Sponsors of the law are touting the results as proof Tennessee is at the forefront of the fight against meth.
NPLEx uses real-time, stop-sale technology to block PSE sales. NPLEx data also provides law enforcement officials with valuable data to assist in the apprehension of methamphetamine criminals. PSE, the active ingredient in many safe and effective medicines that treat common cold and allergy symptomsmedicines like Advil Cold & Sinus, Claritin-D, and Sudafed is also used in the manufacture of methamphetamine.
In just one short month since the NPLEx was fully implemented in Tennessee, the electronic system has successfully blocked the sale of more than 4,993 illegal boxes of PSE, keeping more than 13,000 grams off of Tennessee streets.The system blocked 71 illegal boxes and kept 194 grams off the streets in Wilson County.
The NPLEx system also incorporates the newly instituted Tennessee Meth Offender Registry, a database which contains the names of 2,354 individuals who, due to previous meth-related offenses, are not permitted to purchase medicines containing PSE. In January, the NPLEx system kept 111 of those offenders from making 222 PSE purchases.
The NPLEx system was a key component of the multifaceted anti-meth bill sponsored by Sen. Mae Beavers, R-Mt. Juliet, and was co-sponsored by Reps. Mark Pody, R-Lebanon, and Linda Elam, R-Mt. Juliet.
These numbers show that NPLEx is working to stop meth crimes before they happen, Beavers said. Not only does the electronic technology help law enforcement identify criminals, it also allows law-abiding Tennesseans to continue to purchase safe and effective cold and allergy medicines without a prescription.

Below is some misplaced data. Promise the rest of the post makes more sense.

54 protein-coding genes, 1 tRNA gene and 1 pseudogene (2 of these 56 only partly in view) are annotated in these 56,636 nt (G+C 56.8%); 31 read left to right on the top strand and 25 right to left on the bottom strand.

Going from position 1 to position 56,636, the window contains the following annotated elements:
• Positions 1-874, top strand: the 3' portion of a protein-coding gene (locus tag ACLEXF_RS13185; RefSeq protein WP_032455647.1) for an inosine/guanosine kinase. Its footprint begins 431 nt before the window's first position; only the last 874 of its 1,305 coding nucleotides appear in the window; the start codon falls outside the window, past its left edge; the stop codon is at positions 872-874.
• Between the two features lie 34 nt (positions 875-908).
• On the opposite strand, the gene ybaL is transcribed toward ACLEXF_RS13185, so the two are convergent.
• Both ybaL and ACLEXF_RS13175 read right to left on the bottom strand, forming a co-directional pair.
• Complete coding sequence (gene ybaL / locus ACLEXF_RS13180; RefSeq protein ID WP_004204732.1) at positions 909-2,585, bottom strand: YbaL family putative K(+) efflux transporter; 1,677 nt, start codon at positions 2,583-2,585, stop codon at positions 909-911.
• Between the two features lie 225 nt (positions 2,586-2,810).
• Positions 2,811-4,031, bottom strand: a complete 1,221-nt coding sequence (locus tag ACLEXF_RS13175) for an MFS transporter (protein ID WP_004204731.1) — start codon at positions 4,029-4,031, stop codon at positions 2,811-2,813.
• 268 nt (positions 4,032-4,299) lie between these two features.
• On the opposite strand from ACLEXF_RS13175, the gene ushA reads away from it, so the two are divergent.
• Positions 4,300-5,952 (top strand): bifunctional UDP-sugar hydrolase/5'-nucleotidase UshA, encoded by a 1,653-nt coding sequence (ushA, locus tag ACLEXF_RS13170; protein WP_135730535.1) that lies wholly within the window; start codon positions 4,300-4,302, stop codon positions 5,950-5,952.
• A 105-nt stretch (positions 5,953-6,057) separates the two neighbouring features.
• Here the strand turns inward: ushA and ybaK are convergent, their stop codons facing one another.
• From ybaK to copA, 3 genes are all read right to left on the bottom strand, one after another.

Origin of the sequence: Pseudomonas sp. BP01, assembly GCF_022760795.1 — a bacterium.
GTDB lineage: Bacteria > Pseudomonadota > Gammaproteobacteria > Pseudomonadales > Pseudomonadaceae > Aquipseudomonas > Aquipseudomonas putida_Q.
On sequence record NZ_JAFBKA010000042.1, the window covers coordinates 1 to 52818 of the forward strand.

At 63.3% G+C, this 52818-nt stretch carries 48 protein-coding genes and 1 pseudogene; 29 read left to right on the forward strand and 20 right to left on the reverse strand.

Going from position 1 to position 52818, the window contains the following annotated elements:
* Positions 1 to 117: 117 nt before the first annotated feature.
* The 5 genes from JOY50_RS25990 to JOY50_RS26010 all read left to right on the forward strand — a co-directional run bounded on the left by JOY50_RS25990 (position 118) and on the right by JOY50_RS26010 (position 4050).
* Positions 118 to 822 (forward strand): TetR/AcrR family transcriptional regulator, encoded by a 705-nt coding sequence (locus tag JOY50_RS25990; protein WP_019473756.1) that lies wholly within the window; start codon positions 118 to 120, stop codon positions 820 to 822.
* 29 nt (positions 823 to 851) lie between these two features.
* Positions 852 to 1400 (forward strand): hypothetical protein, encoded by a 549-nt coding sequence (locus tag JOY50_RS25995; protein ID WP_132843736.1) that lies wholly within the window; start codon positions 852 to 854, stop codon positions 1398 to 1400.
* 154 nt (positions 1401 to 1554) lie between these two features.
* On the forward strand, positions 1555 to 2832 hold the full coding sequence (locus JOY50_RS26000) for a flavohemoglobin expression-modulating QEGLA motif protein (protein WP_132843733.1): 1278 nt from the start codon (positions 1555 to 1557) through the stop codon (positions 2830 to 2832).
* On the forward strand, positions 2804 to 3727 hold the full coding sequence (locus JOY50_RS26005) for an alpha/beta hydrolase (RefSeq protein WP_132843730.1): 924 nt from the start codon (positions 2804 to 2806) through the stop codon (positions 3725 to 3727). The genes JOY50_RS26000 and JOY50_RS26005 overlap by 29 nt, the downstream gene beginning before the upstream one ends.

NPLEx has blocked a large amount of illegal pseudoephedrine sales in its first month of implementation, Pody said. It is a valuable tool to track down the criminals who are manufacturing meth in Tennessee, while providing access to pseudoephedrine to allergy sufferers. I am very hopeful that this new law will continue to block sales to those who use this drug illegally for meth.
This bill takes a large step forward in addressing the problem of meth on the front end, before it has the opportunity to ruin the lives of those who use it or are exposed to it, Elam said. I hope we continue to see success with stopping meth as illegal manufacturers are added to the Registry.
Tennessee is one of 17 states that currently use NPLEx, which works across state lines, and tracks and stops illegal sales when the purchaser has exceeded his or her legal limit. As part of the comprehensive anti-meth bill, the law also:Increases the penalty for making meth in the presence of children; Makes it easier to prosecute those who purchase medicines containing PSE at different times and places for the purpose of exceeding the allowable amount, or through use of false identification; and Imposes minimum mandatory fines on those offenders.
Gov. Bill Haslams Administration also provided an additional $750,000 in state appropriations to the Tennessee Bureau of Investigation and $280,000 in federal Byrne JAG grant funds from the state Office of Criminal Justice Programs available to the TBI.
By PATRICK HALL
The Wilson Post
District 23 Wilson County Commissioner Bernie Ash was named the new County Director of Veterans Services Thursday morning after a hiring panels first choice, David Roberts, declined to take the position.